An Introduction to the Research
Welcome to the official website of the Beauvoir Veteran Project (BVP), directed by University of Southern Mississippi faculty members Susannah J. Ural, Ph.D. and designed by Allan Branstiter. Run through the Department of History at Southern Miss, the BVP seeks to use the Beauvoir Confederate Veteran Home as a lens through which to gain a better understanding of the late-nineteenth century lives of impoverished Confederate veterans and their families.
The post-Civil War South is remembered for its economic chaos and the rise of the Ku Klux Klan. It is studied as an age of great possibility as enslaved peoples embraced their hard-won freedom, and it is popularly remembered for its Tara-like plantation crumbling amid broken fortunes and dark futures.
Rarely mentioned, though, are the white Southerners who lacked the education, funds, or security needed to preserve and publish their experiences in one of America’s defining conflicts. Existing studies of Confederate veteran homes reveal that those who lived there were often treated more like inmates than residents (indeed, the census records list them as inmates), complaining of the controlling habits of home administrators. Homes also served as monuments to the Lost Cause where the residents became caricatures of “old times . . . not forgotten.” Indeed, historians of Civil War veterans have argued persuasively that our understanding of these men and their families have been shaped more by what the public–then and in subsequent generations–chose to preserve, share, and remember than any true sense of who these men and women were and what their postwar lives were like.
The Beauvoir Veteran Project seeks to cut through the film of memory to formulate as realistic a sense as possible of the experiences of veterans, wives, and widows who found themselves at the “Jefferson Davis Soldier Home–Beauvoir” in Biloxi, Mississippi, between 1903 and 1957. Of course, the challenges in analyzing the experiences of impoverished people remain; we have found few new letters, diaries, and contemporary accounts. But modern digitization efforts make it easier than ever to learn about the veterans, wives, and widows who spent their latter most years at Beauvoir. Digitized census data, compiled service records, pension applications, and nineteenth-century newspapers can be searched quickly now, allowing us to paint a far more detailed and accurate image of the men and women who, until now, have remained in the shadows of the Civil War era. Our work is also benefiting from descendants who are generously sharing copies of private letters, newspaper clippings, and other information about their ancestors who lived at Beauvoir.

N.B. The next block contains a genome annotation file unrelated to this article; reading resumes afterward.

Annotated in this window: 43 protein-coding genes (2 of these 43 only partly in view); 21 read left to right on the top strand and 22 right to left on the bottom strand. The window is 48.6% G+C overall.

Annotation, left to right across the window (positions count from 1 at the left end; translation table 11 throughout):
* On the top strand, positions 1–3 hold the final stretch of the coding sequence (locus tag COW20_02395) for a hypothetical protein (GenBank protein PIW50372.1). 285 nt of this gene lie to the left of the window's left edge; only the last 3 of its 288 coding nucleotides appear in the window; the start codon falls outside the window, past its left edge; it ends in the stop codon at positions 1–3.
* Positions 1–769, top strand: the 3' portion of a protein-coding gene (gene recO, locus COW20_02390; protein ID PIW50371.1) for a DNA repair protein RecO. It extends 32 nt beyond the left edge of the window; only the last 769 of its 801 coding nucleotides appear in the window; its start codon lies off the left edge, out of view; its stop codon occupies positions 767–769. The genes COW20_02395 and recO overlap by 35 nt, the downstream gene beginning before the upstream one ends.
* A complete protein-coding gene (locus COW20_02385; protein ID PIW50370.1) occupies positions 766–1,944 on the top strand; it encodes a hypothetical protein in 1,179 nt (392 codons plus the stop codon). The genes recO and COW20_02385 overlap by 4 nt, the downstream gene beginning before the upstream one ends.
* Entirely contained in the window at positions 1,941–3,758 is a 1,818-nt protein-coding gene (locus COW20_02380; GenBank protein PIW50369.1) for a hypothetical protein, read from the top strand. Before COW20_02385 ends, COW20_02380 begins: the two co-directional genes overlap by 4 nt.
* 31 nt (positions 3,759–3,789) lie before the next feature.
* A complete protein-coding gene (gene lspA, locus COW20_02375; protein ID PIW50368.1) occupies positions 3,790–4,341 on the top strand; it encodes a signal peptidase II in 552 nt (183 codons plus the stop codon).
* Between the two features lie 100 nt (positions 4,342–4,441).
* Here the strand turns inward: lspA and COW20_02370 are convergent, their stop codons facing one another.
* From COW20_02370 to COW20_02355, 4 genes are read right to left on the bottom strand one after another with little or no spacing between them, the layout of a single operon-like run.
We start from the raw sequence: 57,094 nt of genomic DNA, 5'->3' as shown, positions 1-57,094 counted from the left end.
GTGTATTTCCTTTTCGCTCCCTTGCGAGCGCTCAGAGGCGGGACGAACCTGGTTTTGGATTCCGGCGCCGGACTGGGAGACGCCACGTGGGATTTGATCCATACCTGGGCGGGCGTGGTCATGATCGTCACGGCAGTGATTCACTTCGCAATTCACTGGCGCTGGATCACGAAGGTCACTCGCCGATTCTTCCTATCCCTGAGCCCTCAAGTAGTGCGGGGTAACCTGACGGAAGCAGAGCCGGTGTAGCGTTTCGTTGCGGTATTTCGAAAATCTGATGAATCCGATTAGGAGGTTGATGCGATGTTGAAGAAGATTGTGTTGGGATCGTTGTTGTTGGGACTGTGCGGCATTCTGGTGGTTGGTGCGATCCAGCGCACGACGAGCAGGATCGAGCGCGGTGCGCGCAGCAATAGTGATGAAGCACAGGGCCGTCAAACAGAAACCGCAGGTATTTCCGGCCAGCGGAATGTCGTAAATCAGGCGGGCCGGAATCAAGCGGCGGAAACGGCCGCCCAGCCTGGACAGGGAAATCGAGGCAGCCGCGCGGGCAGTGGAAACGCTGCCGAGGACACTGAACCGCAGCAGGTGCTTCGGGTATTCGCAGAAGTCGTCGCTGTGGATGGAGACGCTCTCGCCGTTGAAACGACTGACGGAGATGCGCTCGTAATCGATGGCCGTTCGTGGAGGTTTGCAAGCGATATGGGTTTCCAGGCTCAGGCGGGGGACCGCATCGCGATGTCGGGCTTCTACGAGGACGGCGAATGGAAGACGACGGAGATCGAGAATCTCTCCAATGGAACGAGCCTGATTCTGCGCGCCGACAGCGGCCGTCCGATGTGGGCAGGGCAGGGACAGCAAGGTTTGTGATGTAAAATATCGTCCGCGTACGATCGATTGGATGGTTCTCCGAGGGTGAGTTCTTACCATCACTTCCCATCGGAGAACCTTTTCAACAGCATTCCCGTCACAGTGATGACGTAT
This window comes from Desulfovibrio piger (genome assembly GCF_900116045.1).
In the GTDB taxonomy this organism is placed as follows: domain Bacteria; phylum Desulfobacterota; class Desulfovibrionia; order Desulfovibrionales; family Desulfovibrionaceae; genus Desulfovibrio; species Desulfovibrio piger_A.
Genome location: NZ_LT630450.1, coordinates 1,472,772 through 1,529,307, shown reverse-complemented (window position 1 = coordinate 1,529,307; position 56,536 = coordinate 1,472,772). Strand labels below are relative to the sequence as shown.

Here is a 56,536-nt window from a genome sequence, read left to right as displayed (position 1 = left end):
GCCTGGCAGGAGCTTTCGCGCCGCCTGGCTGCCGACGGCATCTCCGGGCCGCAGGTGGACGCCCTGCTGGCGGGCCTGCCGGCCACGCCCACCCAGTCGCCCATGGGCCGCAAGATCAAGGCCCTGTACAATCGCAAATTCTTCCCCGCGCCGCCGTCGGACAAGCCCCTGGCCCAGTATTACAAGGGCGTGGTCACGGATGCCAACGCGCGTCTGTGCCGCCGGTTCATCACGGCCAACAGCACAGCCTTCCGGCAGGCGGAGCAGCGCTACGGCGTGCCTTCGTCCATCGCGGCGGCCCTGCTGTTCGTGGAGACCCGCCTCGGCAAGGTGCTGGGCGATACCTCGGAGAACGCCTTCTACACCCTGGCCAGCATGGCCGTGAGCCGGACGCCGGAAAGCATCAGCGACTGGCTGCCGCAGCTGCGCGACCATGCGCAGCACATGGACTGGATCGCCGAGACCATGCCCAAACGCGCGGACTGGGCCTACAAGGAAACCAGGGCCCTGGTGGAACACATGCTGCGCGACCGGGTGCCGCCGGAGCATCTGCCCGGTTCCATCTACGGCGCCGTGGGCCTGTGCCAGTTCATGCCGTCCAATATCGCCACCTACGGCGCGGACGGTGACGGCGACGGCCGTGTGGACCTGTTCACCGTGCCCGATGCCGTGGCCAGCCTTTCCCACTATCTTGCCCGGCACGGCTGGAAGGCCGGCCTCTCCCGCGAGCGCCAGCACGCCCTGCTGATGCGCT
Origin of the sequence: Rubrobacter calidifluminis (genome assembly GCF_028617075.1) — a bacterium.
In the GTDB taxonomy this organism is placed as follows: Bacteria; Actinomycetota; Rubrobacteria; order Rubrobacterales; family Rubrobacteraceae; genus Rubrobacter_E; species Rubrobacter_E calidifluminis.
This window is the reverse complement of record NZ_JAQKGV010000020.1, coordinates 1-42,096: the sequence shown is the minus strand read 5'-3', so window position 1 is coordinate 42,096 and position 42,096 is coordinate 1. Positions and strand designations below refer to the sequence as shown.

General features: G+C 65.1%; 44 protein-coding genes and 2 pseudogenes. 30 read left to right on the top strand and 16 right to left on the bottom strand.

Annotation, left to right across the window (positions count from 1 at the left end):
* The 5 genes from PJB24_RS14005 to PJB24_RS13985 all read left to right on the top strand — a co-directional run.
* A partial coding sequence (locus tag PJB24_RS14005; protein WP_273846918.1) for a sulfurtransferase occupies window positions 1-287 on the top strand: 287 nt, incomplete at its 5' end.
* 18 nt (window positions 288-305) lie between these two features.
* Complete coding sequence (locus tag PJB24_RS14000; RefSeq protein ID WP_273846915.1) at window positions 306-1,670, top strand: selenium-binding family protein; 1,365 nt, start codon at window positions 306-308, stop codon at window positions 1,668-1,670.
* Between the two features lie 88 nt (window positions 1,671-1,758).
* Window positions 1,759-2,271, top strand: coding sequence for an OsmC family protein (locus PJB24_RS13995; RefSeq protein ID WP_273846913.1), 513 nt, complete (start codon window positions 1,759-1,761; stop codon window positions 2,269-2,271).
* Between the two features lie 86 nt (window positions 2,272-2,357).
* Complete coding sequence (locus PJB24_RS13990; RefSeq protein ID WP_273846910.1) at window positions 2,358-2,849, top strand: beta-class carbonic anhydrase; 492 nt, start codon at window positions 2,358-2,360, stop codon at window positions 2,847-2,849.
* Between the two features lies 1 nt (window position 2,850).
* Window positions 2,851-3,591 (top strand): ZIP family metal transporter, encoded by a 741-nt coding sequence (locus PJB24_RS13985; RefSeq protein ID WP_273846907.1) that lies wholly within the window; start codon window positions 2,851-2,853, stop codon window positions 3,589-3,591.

The purpose of this website is to allow you to follow and participate in the BVP as it progresses through its research stage. If you would like to help with our research, please click on the “Participate” link on the top menu or here. If you have any questions of comments, please contact us at email@example.com
* Special thanks are due to Jane and Charles Sullivan, Mississippi Gulf Coast Community College, for the wealth of source material they have shared and for their unfailing support of the Beauvoir Veteran Project.